Francis Frith & Co. in Athens

F. Frith & Co., Arch of Hadrian, c. 1850s-1870s, V&A
The Arch of Hadrian, with the Temple of Olympian Zeus beyond
F. Frith & Co., Temple of Olympian Zeus, c. 1850s-1870s, V&A
The Temple of Olympian Zeus

F. Frith & Co., The Acropolis 1850-1870s, V&A
The Acropolis

F. Frith & Co., The Parthenon, c. 1850s-1870s, V&A
The Parthenon
F. Frith & Co., Modern Athens, c. 1850s-1870s, V&A
A beautiful study of “Modern Athens”

Francis Frith (1822-1898) found his first fame as a photographer in the 1850s with a great series of pictures created during long tours of the Middle East. These views were both a technical and an artistic triumph: it was extremely difficult to achieve fine results with the wet collodion process in those dry and dusty climes; and he devoted a great deal of thought and effort to capturing the essence of his scenes and subjects while excluding extraneous elements from the frame. This achievement makes him perhaps the first and certainly among the greatest masters of the topographical view.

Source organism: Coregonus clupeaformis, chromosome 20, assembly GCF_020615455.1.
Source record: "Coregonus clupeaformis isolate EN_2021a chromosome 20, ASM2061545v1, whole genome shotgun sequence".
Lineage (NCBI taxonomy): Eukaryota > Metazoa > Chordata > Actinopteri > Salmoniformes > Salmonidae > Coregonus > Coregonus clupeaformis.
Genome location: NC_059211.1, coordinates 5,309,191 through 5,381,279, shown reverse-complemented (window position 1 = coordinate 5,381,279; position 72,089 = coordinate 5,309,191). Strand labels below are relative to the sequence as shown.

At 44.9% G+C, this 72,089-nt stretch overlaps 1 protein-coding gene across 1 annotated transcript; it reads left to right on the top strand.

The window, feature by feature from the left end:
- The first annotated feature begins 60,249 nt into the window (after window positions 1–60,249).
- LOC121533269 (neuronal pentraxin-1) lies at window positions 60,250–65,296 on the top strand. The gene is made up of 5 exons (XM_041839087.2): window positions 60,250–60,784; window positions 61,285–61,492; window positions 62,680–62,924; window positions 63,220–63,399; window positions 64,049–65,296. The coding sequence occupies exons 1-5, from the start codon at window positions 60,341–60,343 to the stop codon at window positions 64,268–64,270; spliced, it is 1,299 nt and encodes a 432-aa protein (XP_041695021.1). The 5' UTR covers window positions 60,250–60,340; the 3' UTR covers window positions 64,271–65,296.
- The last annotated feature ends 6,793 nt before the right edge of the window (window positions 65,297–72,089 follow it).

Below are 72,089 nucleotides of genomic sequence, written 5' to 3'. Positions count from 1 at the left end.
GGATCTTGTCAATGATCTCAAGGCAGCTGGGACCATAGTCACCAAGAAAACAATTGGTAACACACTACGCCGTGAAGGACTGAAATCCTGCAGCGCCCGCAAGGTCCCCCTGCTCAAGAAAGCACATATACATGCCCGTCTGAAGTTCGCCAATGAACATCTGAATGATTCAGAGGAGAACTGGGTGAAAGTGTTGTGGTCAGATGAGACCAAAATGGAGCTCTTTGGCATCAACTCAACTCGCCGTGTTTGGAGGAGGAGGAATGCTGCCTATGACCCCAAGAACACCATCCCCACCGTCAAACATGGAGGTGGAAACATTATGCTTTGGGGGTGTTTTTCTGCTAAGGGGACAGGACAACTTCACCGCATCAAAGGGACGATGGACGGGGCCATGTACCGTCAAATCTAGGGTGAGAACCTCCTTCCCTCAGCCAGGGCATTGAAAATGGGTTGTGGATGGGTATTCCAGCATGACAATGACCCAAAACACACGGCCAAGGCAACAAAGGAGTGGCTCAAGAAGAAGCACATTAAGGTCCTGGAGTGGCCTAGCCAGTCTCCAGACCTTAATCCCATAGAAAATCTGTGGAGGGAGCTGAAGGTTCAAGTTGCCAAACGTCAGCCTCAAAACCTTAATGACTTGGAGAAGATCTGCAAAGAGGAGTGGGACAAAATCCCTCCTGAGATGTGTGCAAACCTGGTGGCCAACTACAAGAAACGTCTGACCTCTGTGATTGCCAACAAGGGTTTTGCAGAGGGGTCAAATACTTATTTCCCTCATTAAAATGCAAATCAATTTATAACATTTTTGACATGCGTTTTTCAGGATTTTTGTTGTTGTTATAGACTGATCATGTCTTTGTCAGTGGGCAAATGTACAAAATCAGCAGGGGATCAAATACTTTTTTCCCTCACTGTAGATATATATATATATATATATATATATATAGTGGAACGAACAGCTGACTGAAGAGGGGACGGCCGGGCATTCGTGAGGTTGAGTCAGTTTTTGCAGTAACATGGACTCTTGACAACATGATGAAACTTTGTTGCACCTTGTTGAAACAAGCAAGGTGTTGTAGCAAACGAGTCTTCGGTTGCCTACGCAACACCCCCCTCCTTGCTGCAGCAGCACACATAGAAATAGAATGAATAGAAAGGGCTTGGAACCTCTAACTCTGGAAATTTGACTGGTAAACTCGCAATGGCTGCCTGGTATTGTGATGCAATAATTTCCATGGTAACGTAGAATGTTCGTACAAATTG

At the end of his travels Frith established Francis Frith & Co., the world’s first specialist photographic publisher, and embarked on an enormous project to photograph every town and village in the United Kingdom. The resulting images are still widely reproduced today and in the form of postcards are a staple of souvenir shops all over Britain, their ubiquity evoking the image of Frith as a sort of photographic Phileas Fogg, ceaselessly travelling the land while recording every stop along the way. In reality the growing size and success of his enterprise necessitated the hiring of many photographers as well as the wholesale purchase of existing archives, including images from many lands. Thus it is unknown just when and by whom these Athenian scenes were preserved. They form but a small part of the more than 4000 prints acquired by the Victoria and Albert Museum directly from Francis Frith & Co. in 1954.


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